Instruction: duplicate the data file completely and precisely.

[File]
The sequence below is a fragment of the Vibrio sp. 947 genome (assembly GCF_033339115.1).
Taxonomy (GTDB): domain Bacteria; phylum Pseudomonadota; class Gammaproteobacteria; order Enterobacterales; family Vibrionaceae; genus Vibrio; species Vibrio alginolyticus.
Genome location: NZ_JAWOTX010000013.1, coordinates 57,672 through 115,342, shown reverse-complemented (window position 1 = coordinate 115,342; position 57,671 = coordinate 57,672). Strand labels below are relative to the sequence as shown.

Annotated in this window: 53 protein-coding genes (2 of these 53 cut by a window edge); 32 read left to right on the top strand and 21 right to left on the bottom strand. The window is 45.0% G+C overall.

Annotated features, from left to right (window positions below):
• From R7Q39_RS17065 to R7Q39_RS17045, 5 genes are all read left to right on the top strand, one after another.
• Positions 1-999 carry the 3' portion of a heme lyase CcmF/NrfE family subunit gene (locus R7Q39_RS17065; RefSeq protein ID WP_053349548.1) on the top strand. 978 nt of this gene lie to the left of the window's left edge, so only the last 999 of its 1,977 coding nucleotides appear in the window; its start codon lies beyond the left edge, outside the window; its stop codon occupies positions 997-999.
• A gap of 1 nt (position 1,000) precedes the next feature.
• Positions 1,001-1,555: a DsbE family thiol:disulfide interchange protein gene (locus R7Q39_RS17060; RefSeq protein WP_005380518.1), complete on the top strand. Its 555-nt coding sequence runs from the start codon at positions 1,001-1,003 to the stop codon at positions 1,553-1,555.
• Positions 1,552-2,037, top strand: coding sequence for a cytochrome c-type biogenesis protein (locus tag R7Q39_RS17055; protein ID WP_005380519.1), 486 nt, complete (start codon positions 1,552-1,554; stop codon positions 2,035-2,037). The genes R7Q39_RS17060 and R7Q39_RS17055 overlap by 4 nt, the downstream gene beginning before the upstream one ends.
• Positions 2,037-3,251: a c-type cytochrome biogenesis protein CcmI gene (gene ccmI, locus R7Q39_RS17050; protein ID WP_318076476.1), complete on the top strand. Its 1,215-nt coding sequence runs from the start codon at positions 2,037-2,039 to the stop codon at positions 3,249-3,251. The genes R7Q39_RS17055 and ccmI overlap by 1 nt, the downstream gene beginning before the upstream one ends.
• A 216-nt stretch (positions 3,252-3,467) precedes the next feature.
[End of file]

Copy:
The sequence below is a fragment of the Vibrio sp. 947 genome (assembly GCF_033339115.1).
Taxonomy (GTDB): domain Bacteria; phylum Pseudomonadota; class Gammaproteobacteria; order Enterobacterales; family Vibrionaceae; genus Vibrio; species Vibrio alginolyticus.
Genome location: NZ_JAWOTX010000013.1, coordinates 57,672 through 115,342, shown reverse-complemented (window position 1 = coordinate 115,342; position 57,671 = coordinate 57,672). Strand labels below are relative to the sequence as shown.

Annotated in this window: 53 protein-coding genes (2 of these 53 cut by a window edge); 32 read left to right on the top strand and 21 right to left on the bottom strand. The window is 45.0% G+C overall.

Annotated features, from left to right (window positions below):
• From R7Q39_RS17065 to R7Q39_RS17045, 5 genes are all read left to right on the top strand, one after another.
• Positions 1-999 carry the 3' portion of a heme lyase CcmF/NrfE family subunit gene (locus R7Q39_RS17065; RefSeq protein ID WP_053349548.1) on the top strand. 978 nt of this gene lie to the left of the window's left edge, so only the last 999 of its 1,977 coding nucleotides appear in the window; its start codon lies beyond the left edge, outside the window; its stop codon occupies positions 997-999.
• A gap of 1 nt (position 1,000) precedes the next feature.
• Positions 1,001-1,555: a DsbE family thiol:disulfide interchange protein gene (locus R7Q39_RS17060; RefSeq protein WP_005380518.1), complete on the top strand. Its 555-nt coding sequence runs from the start codon at positions 1,001-1,003 to the stop codon at positions 1,553-1,555.
• Positions 1,552-2,037, top strand: coding sequence for a cytochrome c-type biogenesis protein (locus tag R7Q39_RS17055; protein ID WP_005380519.1), 486 nt, complete (start codon positions 1,552-1,554; stop codon positions 2,035-2,037). The genes R7Q39_RS17060 and R7Q39_RS17055 overlap by 4 nt, the downstream gene beginning before the upstream one ends.
• Positions 2,037-3,251: a c-type cytochrome biogenesis protein CcmI gene (gene ccmI, locus R7Q39_RS17050; protein ID WP_318076476.1), complete on the top strand. Its 1,215-nt coding sequence runs from the start codon at positions 2,037-2,039 to the stop codon at positions 3,249-3,251. The genes R7Q39_RS17055 and ccmI overlap by 1 nt, the downstream gene beginning before the upstream one ends.
• A 216-nt stretch (positions 3,252-3,467) precedes the next feature.